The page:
Chicago Police Supt. Eddie Johnson said Thursday he’s “devising a plan to give kids an alternative” to coming downtown and making mischief, but constitutional concerns make it a “complex issue.”
Mayor-elect Lori Lightfoot expressed disappointment in the city’s handling of large groups of young people who came downtown during spring break after organizing on social media. She has called it a “missed opportunity” and declared, “We’re not gonna do that again.”
Implied, but not stated, was that it had better not happen again if Johnson hopes to keep his $260,044-a-year job.
After a luncheon address Thursday to the City Club of Chicago, Johnson was asked precisely what he plans to do about the vexing problem that has created an annual dilemma for the Chicago Police Department.
The superintendent responded by acknowledging the need to “stay within the framework of the Constitution” and preserve the right young people have “to come downtown unless they’re committing criminal acts.”
“We’re right now in the process of devising a plan that will give those kids an alternative. . . . I’m not gonna tell you yet. But I think you all will be pleased with what we come up with because I think that will really tamp this down once and for all,” Johnson said.
“If you come downtown . . . and you misbehave, then you’re gonna be held accountable. You don’t want to treat a juvenile like an adult. But there still has to be some accountability when they do that.”
Johnson stressed the punishment will be the same for young people from South and West Side neighborhoods as it is for suburban kids who flood Grant Park for Lollapalooza and Taste of Chicago.
“I’m talking about all children. . . . We don’t target people by their race and ethnicity. We target people because of what they’re doing,” he said.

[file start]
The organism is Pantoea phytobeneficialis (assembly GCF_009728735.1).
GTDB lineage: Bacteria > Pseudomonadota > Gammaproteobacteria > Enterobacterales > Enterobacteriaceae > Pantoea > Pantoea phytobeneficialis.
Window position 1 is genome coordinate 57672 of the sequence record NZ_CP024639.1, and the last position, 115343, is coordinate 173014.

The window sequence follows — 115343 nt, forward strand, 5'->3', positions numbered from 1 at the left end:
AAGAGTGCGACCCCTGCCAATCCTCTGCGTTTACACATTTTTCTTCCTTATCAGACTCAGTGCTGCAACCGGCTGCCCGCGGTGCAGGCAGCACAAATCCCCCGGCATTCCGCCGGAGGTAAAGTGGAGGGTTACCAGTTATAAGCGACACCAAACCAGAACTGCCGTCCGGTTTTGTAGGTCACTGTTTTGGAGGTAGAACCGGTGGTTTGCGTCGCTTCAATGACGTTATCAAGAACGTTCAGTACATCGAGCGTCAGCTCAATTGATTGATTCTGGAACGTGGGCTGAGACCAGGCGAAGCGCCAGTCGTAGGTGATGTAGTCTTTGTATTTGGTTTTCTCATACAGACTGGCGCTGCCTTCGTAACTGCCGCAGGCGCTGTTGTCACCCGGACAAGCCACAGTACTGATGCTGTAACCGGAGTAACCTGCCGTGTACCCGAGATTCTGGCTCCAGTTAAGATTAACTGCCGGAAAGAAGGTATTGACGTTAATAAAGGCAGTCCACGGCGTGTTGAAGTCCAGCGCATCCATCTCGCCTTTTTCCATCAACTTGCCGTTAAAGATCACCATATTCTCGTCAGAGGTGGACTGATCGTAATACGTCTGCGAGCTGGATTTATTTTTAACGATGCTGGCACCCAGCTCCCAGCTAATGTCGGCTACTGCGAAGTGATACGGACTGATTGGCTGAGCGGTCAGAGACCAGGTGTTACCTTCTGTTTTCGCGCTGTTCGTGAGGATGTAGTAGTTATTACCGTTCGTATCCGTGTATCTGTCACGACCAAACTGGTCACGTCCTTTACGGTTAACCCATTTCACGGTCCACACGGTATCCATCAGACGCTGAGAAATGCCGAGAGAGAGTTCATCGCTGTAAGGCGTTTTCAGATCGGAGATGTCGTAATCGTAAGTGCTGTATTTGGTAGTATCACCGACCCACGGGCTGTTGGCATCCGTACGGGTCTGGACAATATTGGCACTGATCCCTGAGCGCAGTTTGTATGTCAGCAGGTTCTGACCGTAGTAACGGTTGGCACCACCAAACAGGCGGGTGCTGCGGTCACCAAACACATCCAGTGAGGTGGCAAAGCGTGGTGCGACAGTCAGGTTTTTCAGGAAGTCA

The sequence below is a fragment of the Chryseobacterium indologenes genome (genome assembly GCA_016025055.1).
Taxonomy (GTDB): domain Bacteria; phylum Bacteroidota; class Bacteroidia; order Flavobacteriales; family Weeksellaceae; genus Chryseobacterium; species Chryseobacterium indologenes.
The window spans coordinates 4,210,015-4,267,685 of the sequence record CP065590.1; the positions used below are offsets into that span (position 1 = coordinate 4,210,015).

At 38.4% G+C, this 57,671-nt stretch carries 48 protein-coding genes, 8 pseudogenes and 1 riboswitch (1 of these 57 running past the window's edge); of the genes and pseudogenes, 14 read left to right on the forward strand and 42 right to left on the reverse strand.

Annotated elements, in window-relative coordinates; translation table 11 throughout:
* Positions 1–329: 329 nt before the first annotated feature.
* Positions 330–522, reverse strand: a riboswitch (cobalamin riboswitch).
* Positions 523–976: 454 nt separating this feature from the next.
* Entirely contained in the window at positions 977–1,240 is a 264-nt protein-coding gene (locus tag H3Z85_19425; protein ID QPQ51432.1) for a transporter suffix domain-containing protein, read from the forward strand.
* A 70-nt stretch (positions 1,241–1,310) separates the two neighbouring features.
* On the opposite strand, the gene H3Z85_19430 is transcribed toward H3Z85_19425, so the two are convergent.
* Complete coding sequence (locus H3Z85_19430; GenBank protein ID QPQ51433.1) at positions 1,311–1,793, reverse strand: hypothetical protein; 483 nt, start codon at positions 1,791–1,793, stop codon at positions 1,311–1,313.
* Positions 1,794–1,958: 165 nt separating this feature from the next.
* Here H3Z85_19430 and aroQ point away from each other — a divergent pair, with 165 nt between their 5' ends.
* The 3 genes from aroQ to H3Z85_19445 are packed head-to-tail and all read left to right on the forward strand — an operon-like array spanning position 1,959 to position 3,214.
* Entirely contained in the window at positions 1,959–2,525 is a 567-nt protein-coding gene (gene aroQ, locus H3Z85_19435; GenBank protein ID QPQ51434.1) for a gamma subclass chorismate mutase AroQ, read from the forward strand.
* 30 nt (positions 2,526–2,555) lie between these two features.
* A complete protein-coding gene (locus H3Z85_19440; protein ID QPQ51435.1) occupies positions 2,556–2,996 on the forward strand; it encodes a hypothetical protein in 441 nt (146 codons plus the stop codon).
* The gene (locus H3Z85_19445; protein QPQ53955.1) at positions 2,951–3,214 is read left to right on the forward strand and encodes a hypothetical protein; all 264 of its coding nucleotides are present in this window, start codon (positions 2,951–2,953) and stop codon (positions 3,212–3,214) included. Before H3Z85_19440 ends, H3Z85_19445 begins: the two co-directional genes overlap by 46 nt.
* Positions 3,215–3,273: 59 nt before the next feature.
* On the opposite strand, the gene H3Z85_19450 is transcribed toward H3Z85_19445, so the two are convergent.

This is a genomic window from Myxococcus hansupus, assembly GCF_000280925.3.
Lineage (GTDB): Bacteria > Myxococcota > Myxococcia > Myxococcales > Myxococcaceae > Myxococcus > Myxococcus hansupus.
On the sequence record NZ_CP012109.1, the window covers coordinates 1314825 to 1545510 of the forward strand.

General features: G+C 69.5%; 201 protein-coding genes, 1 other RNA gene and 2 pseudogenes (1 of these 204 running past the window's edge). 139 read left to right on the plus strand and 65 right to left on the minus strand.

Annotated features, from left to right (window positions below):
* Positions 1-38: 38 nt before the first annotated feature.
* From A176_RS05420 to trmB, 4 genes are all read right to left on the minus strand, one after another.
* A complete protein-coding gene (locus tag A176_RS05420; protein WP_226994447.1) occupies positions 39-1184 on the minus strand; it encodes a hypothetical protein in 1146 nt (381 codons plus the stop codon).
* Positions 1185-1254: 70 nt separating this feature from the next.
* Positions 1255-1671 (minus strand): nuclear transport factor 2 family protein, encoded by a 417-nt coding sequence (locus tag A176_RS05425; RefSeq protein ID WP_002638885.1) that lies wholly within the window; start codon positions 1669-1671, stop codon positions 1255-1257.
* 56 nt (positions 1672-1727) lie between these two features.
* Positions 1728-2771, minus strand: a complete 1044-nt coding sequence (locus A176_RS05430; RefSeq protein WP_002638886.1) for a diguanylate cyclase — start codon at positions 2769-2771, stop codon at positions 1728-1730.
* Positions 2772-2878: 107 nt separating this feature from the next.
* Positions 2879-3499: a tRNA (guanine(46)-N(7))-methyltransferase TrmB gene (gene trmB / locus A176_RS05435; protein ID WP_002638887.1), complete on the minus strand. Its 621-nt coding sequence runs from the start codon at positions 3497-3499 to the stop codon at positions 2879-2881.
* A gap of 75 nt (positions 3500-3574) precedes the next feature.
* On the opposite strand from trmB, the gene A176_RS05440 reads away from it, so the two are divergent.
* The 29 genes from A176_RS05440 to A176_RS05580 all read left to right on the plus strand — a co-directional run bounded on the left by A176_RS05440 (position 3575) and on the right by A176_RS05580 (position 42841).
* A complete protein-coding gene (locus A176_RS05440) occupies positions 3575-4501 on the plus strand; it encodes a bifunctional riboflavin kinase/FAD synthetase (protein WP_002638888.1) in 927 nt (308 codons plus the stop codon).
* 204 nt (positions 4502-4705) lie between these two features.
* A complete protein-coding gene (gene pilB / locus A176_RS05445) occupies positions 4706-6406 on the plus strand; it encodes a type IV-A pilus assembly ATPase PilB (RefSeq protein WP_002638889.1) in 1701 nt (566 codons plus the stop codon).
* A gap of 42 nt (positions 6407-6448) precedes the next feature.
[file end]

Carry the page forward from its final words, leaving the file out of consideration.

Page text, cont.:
“If you come down there and you act like you have some sense, have at it. But if you come down there and commit criminal acts, you will be held accountable. Period.”
Under former Supt. Garry McCarthy, Chicago police officers flooded the downtown area during summer months and paid particular attention to CTA stations where large groups of young people arrived to congregate in the Michigan Avenue and State Street shopping districts.
If police saw large groups of young people intimidating shoppers or otherwise causing trouble, they would surround those groups, follow them for blocks and sometimes steer them back to CTA stations.
That prompted periodic complaints that police were violating constitutional rights.
That’s the legal tightrope that Johnson is now attempting to walk.
As for the broader plan to combat the traditional summer surge of violence, Johnson gave his City Club audience a few hints.
He said the plan will once again rely on “data” from so-called Strategic Decision Support Centers, now located in 20 of 22 police districts, that allow analysts to use police surveillance cameras and gunshot-detector devices to help determine where officers should be deployed after a shooting.
Several “seasonal deployments” are planned, including a “summer mobile team, saturation teams, gun teams, bicycle teams and more,” Johnson said.
CPD has also created a “special mass transit team to patrol train and bus stations” and plans to add more foot patrols in the business and entertainment districts, he said.
“These teams can be assembled quickly and deployed to areas of immediate concern. They can also patrol an area we know is going to be popular, such as the beachfront or large festivals like Lollapalooza and Taste of Chicago,” he said.
Lightfoot has said she won’t make a police leadership change during the summer months. But beyond that, she’s been noncommittal.
That uncertainty prompted someone in a City Club audience that included Mayor Rahm Emanuel’s wife, Amy Rule, to ask Johnson what he hopes will be his “legacy” as superintendent.
“You’re kicking me out already?” Johnson joked as the audience laughed with him.
Turning serious, Johnson talked about how “desperately” he wants CPD to be “a department the entire city can be proud of.”
“We’re not there yet because it’s hard to correct years, decades of mistreatment in some of these communities. But you can’t correct it if you don’t acknowledge that it’s there,” he said.
“I’ve acknowledged that we have treated parts of the city and the African American and Hispanic communities inappropriately. I just want people to know we might not get all the way there before I leave. But we’re a lot closer than when I took this seat.”